Hannah Frost pictured with Jack.
through some very difficult times. She always provides a listening ear and useful advice at times when we have felt most isolated.” Hannah, says, “I have noticed a massive difference with Jack since I have been working with the family. He has now settled into school and has had a successful first year. He has also joined a local rugby team and really enjoyed his first season.” Happiness Heroes is part of the NAS’s You Need to Know campaign, which highlights how over 70 per cent of children with autism in England also have a mental health problem, often due to the lack of appropriate support. NAS has used Hannah and Jack’s story to promote the campaign nationally and celebrate the work of other heroes like Hannah.
“Hannah has been a godsend for Jack and for myself.”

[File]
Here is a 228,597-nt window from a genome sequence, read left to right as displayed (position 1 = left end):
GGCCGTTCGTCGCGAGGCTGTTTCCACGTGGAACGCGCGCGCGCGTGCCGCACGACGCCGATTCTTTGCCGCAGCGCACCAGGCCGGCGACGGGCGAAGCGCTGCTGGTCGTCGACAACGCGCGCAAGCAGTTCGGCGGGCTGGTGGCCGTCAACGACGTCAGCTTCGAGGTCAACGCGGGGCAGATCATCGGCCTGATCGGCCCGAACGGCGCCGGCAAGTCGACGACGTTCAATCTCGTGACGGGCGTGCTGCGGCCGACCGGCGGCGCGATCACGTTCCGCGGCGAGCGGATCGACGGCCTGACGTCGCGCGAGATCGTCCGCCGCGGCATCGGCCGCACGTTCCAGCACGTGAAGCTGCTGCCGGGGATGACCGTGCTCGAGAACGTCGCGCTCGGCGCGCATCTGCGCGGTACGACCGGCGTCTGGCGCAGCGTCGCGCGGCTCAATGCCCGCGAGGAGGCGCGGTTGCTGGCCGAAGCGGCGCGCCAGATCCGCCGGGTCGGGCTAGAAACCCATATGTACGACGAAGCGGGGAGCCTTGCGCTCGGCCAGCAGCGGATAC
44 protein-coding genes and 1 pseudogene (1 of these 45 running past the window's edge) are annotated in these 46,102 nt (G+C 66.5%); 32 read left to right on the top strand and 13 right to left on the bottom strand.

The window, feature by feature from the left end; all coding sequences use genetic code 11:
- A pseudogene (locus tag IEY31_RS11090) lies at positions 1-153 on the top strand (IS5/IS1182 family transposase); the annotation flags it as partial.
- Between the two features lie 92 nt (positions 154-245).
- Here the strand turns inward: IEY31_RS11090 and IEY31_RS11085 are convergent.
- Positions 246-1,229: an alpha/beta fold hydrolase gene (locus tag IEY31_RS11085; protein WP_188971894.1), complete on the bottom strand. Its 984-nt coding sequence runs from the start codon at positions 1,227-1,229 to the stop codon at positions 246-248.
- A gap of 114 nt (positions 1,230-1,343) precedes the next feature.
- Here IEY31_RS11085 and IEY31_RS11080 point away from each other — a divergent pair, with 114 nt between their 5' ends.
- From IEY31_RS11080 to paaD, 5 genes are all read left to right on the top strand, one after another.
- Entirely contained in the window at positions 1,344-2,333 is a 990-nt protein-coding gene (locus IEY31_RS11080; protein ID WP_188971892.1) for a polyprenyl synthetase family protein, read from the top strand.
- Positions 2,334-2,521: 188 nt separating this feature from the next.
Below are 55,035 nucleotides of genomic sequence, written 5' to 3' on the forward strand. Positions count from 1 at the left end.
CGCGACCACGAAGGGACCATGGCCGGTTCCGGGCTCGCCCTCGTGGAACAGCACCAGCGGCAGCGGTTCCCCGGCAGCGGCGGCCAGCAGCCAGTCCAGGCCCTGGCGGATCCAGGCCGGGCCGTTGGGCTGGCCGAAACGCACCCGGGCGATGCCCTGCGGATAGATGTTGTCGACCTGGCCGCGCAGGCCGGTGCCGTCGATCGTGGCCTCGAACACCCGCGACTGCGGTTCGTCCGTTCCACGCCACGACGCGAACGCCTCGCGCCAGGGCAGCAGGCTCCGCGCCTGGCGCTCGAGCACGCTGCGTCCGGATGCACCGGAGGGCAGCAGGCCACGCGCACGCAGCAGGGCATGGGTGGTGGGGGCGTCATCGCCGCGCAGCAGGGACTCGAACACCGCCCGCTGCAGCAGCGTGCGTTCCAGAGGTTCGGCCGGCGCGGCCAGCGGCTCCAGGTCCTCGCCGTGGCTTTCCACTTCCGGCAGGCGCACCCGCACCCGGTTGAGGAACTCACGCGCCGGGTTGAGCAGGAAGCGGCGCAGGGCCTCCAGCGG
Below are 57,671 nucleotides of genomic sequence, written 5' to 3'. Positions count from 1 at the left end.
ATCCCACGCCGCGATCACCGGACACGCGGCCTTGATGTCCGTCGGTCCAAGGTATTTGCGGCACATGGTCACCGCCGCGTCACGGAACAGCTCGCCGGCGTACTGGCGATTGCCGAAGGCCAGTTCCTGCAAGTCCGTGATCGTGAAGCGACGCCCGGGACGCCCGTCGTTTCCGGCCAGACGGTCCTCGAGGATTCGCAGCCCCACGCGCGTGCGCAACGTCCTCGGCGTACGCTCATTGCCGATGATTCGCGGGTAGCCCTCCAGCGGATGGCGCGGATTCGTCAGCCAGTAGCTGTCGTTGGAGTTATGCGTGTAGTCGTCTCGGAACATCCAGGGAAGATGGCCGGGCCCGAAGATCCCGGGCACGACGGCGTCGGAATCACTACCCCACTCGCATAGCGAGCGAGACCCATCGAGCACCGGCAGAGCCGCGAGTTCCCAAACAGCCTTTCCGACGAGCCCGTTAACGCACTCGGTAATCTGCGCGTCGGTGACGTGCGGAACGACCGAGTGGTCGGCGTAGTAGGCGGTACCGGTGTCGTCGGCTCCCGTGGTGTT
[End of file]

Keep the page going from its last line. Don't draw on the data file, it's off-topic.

In Memory Libraries are sorry to report that Felicity Shaw passed away peacefully on 9 August 2010 at Myton Hospice after a long and extremely brave battle against cancer. Felicity had been the Transport and Administration Officer for the Library and Information Service since 2006 and was instrumental in supporting the introduction of the new fleet of mobile libraries now in service across Warwickshire. She will be sadly missed by all her colleagues. Dave Woodhead, Senior Finance Officer in CYPF sadly passed away on Friday 27 August. Dave would have worked for WCC for 42 years in September, having started work for the council straight from school. Our thoughts are with his family, friends and colleagues at this sad time. Environment and Economy are sad to report the loss of Duncan Goodman, who worked in the Transport Planning Group. He was 62. Duncan started work at WCC in 1965. Duncan will be missed for his wit, knowledge, intellect and attention to detail. 10